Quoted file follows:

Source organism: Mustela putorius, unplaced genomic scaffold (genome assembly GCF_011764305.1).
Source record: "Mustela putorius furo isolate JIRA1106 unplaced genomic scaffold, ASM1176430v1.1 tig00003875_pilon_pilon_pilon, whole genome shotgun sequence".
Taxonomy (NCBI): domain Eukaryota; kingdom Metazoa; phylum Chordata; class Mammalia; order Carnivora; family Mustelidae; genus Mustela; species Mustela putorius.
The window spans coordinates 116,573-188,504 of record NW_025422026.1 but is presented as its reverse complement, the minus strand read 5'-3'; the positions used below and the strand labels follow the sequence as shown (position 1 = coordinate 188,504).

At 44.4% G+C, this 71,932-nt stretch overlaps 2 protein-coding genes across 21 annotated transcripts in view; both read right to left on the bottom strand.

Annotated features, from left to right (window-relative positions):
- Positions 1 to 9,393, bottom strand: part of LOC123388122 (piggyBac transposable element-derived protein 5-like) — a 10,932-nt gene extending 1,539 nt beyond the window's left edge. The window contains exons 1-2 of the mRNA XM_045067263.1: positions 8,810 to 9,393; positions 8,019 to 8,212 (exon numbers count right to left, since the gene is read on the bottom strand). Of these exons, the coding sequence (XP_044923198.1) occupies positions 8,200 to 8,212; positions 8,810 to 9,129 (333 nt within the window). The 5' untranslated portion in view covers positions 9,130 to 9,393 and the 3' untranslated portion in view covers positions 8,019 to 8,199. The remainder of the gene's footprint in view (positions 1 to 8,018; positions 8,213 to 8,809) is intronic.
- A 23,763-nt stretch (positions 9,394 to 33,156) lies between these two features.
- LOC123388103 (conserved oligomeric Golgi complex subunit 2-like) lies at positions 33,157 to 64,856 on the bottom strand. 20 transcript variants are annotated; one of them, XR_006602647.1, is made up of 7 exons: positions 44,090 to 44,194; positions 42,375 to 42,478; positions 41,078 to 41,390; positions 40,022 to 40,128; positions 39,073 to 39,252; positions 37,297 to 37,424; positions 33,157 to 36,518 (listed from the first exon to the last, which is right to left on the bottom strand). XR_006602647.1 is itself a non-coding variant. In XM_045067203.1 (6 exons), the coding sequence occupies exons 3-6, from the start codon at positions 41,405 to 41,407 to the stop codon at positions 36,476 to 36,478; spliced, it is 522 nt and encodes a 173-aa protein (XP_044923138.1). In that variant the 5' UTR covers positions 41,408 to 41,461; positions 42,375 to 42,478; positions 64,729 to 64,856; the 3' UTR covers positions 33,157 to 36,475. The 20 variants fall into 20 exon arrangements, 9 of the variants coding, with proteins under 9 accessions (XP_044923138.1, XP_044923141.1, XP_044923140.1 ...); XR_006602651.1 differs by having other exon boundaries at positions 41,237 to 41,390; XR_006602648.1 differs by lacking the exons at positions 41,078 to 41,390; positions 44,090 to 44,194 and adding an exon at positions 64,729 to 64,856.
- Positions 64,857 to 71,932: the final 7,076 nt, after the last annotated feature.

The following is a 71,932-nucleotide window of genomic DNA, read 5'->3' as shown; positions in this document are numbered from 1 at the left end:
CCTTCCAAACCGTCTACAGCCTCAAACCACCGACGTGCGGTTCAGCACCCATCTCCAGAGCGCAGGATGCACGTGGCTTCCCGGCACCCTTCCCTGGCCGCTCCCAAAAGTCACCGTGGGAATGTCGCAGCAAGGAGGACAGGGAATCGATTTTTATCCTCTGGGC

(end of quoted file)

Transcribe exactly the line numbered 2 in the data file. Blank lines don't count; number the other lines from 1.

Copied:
Source record: "Mustela putorius furo isolate JIRA1106 unplaced genomic scaffold, ASM1176430v1.1 tig00003875_pilon_pilon_pilon, whole genome shotgun sequence".